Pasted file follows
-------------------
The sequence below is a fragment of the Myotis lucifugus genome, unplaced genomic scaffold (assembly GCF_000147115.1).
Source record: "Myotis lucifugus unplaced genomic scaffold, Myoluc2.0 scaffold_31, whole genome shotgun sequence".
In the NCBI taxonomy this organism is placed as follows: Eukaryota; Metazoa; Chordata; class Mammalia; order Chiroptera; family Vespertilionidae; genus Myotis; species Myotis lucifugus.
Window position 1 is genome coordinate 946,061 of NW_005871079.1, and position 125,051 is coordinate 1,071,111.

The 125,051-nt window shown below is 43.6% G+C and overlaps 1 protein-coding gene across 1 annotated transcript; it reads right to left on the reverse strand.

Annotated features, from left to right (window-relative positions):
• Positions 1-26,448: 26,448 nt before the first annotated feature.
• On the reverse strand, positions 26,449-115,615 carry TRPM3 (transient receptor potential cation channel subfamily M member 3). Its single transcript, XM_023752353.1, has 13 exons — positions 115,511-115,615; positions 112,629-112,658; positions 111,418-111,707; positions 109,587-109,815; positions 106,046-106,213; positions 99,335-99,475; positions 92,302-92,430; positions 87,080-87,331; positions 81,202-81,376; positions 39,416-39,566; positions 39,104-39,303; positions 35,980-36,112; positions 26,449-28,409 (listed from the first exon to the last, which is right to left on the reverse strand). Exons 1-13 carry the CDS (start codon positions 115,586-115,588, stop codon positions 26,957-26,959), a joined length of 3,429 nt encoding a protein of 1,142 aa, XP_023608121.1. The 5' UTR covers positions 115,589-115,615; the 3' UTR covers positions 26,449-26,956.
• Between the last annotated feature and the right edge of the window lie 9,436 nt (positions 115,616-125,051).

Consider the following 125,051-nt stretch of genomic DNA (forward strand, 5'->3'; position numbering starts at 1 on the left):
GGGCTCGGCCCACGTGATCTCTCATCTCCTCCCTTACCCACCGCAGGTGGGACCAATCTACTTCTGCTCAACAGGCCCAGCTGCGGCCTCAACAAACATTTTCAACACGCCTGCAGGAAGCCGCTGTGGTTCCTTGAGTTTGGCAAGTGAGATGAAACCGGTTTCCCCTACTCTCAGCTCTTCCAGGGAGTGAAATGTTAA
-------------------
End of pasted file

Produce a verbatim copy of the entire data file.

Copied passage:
The sequence below is a fragment of the Myotis lucifugus genome, unplaced genomic scaffold (assembly GCF_000147115.1).
Source record: "Myotis lucifugus unplaced genomic scaffold, Myoluc2.0 scaffold_31, whole genome shotgun sequence".
In the NCBI taxonomy this organism is placed as follows: Eukaryota; Metazoa; Chordata; class Mammalia; order Chiroptera; family Vespertilionidae; genus Myotis; species Myotis lucifugus.
Window position 1 is genome coordinate 946,061 of NW_005871079.1, and position 125,051 is coordinate 1,071,111.

The 125,051-nt window shown below is 43.6% G+C and overlaps 1 protein-coding gene across 1 annotated transcript; it reads right to left on the reverse strand.

Annotated features, from left to right (window-relative positions):
• Positions 1-26,448: 26,448 nt before the first annotated feature.
• On the reverse strand, positions 26,449-115,615 carry TRPM3 (transient receptor potential cation channel subfamily M member 3). Its single transcript, XM_023752353.1, has 13 exons — positions 115,511-115,615; positions 112,629-112,658; positions 111,418-111,707; positions 109,587-109,815; positions 106,046-106,213; positions 99,335-99,475; positions 92,302-92,430; positions 87,080-87,331; positions 81,202-81,376; positions 39,416-39,566; positions 39,104-39,303; positions 35,980-36,112; positions 26,449-28,409 (listed from the first exon to the last, which is right to left on the reverse strand). Exons 1-13 carry the CDS (start codon positions 115,586-115,588, stop codon positions 26,957-26,959), a joined length of 3,429 nt encoding a protein of 1,142 aa, XP_023608121.1. The 5' UTR covers positions 115,589-115,615; the 3' UTR covers positions 26,449-26,956.
• Between the last annotated feature and the right edge of the window lie 9,436 nt (positions 115,616-125,051).

Consider the following 125,051-nt stretch of genomic DNA (forward strand, 5'->3'; position numbering starts at 1 on the left):
GGGCTCGGCCCACGTGATCTCTCATCTCCTCCCTTACCCACCGCAGGTGGGACCAATCTACTTCTGCTCAACAGGCCCAGCTGCGGCCTCAACAAACATTTTCAACACGCCTGCAGGAAGCCGCTGTGGTTCCTTGAGTTTGGCAAGTGAGATGAAACCGGTTTCCCCTACTCTCAGCTCTTCCAGGGAGTGAAATGTTAA